Summer Lee Fights for Food Banks Bracing for Impact Amid Government Shutdown Threats

Sep 27, 2023
Press

FOR IMMEDIATE RELEASE

September 27, 2023

Contact: Emilia.Rowland@mail.house.gov

Summer Lee Fights for Food Banks Bracing for Impact Amid Government Shutdown Threats

(WASHINGTON, DC) — Congresswoman Summer Lee (PA-12) released the following statement after House Republicans signaled their intent to force a government shutdown in just 3 days, putting food banks at risk and making food insecurity a pressing issue for many people in Pennsylvania and across America.

In times of government shutdowns, we’ve witnessed the overwhelming surge in demand at local food banks, many reaching out their hands for the first time, seeking a much-needed lifeline in a sea of uncertainty,” said Congresswoman Lee.

Lee continued, “In my district alone, over 61,000 folks are food insecure. This means that every day, thousands of tough choices are being made—choices that no one should have to face. Seniors are being forced to choose between food or medication, and working families must decide between keeping the lights on or providing their children with nourishing meals. These aren’t just abstract numbers or faceless statistics—these are our people, our community members grappling with the unchosen reality of hunger that will only be escalated by the irresponsibility of a forced Republican shutdown. Our communities deserve leaders who will stand by them, not ones that gamble with their lives and leave them to confront hunger alone just to put on a political show. You know where to find me though— I’ll be here holding the line against these pro-hunger tactics while demanding NO SHUTDOWN and NO CUTS!”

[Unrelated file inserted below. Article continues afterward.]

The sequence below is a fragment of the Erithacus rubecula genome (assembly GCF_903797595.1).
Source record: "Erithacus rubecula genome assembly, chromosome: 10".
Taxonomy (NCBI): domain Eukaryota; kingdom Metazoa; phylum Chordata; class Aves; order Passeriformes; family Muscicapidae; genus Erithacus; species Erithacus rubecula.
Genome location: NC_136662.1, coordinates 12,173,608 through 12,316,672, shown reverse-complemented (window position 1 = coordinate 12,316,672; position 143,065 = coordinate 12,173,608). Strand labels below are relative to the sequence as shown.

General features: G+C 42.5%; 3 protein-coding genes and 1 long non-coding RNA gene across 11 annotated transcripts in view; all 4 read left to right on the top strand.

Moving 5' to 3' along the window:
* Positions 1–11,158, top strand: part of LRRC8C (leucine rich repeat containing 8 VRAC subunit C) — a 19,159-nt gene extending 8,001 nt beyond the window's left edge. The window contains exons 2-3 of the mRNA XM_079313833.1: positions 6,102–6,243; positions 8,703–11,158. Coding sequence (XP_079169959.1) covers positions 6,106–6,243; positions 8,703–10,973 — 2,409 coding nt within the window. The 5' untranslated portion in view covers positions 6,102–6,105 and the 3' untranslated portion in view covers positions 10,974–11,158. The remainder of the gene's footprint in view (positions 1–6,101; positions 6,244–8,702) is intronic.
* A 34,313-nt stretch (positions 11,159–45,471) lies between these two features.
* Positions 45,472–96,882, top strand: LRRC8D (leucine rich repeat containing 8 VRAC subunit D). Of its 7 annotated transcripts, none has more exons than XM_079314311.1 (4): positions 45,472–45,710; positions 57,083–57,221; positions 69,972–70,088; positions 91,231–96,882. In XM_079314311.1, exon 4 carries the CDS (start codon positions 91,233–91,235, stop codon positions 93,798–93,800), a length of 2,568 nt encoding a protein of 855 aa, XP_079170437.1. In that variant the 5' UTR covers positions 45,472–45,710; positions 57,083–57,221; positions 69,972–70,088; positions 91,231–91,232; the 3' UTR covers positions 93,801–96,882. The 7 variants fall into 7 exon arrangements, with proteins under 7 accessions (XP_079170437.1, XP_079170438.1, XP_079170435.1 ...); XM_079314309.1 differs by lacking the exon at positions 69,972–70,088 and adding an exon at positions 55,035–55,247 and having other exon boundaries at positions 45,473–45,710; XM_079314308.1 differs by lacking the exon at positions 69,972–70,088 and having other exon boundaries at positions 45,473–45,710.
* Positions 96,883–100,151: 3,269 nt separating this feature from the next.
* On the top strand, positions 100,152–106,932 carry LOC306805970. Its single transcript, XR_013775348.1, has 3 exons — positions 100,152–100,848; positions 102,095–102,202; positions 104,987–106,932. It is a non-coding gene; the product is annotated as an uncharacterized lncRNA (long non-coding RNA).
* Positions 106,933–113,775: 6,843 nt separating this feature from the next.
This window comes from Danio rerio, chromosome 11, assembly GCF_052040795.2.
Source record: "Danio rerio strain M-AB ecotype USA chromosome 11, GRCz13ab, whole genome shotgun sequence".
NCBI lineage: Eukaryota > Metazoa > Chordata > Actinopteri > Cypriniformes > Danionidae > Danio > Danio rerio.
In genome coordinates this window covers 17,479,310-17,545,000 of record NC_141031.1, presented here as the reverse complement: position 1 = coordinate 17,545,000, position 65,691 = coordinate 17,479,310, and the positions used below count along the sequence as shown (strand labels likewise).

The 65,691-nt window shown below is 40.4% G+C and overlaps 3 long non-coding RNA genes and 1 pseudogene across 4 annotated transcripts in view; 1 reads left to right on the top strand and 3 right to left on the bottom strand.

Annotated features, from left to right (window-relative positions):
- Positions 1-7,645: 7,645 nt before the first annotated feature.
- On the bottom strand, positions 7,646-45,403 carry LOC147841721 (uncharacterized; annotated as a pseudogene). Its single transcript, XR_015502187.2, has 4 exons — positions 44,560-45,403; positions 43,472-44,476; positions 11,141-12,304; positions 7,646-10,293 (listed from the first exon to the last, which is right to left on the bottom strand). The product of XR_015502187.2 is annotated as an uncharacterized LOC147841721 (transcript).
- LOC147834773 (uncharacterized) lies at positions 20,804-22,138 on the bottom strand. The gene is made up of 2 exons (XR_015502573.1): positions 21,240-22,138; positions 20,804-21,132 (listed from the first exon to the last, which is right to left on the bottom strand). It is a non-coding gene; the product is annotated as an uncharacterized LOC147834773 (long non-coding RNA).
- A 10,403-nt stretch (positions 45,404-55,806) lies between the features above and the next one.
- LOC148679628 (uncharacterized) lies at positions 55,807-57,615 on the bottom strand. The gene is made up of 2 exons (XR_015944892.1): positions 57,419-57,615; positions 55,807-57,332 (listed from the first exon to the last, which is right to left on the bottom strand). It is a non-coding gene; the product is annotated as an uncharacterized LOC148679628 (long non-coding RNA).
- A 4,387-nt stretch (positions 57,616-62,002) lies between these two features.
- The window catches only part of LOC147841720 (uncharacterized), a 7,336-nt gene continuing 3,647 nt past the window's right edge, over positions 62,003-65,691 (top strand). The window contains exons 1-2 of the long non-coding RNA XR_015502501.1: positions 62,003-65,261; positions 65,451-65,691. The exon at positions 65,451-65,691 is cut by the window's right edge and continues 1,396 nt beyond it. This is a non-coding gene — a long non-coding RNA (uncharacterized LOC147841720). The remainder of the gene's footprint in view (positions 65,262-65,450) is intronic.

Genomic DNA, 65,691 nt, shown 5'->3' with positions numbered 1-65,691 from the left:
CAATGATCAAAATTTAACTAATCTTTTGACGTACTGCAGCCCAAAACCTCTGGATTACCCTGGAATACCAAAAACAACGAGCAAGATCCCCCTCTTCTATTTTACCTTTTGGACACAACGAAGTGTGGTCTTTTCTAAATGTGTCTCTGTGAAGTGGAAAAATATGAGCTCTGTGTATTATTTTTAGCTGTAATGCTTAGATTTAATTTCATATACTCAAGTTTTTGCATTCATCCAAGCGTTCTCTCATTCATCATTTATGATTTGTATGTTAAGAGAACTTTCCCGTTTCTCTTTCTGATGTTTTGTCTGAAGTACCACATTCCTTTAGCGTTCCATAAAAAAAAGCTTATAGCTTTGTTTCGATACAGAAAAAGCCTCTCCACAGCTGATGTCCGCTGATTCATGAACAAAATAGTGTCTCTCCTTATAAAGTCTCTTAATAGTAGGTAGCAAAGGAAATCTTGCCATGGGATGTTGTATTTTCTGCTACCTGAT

As a leading voice in the fight against hunger, Lee, the first Black woman to represent Pennsylvania in Congress, understands the struggle and has walked many miles in the shoes of the struggling as she once depended on these lifeline programs that will be torn away from Americans through Republicans forced shutdown and their proposed cuts.

 

During an Extreme Republican Shutdown, women and children who count on WIC would soon start being turned away at grocery store counters, with a federal contingency fund drying up after just a few days and many states left with limited WIC funds to operate the program. In PA-12 alone 10,330 recipients receive WIC and would lost food assistance. On top of that, 8,642 workers in Allegheny county would be furloughed.

A Government Shutdown Will Increase Food Insecurity

Each month, millions of people trust that federal nutrition programs will be there to help them through tough times—a government shutdown threatens benefits in these programs and harms individuals experiencing food insecurity. Additionally, a shutdown could have a devastating impact on millions of government workers and federal contractors. If these workers miss paychecks, it could jeopardize their ability to put food on the table and cover other household expenses. During previous shutdowns, food banks across the country saw large spikes in demand for emergency food assistance, with many people seeking help for the first time. 

The Greater Pittsburgh Community Food Bank urges Congress to avoid a shutdown by swiftly passing fiscal year 2024 appropriations legislation or a continuing resolution that provides strong funding for nutrition programs. 

“Any level of government shutdown will have adverse effects across our 11-county service area, including potential impacts to SNAP payments and reduced food supply,” Lisa Scales, president and CEO of Greater Pittsburgh Community Food Bank said. “We have also learned from past experience that federal employees, active-duty military members and federal contractor employees will face a new reality of needing help to feed their families. Our network of more than 1,000 agencies, partners and programs will be prepared to step up to meet the increased demand, but we are mindful of the risk a shutdown poses to the demand for assistance and to Food Bank operations in the face of increased need and absence of federal funding.”

How will a shutdown affect federal nutrition programs?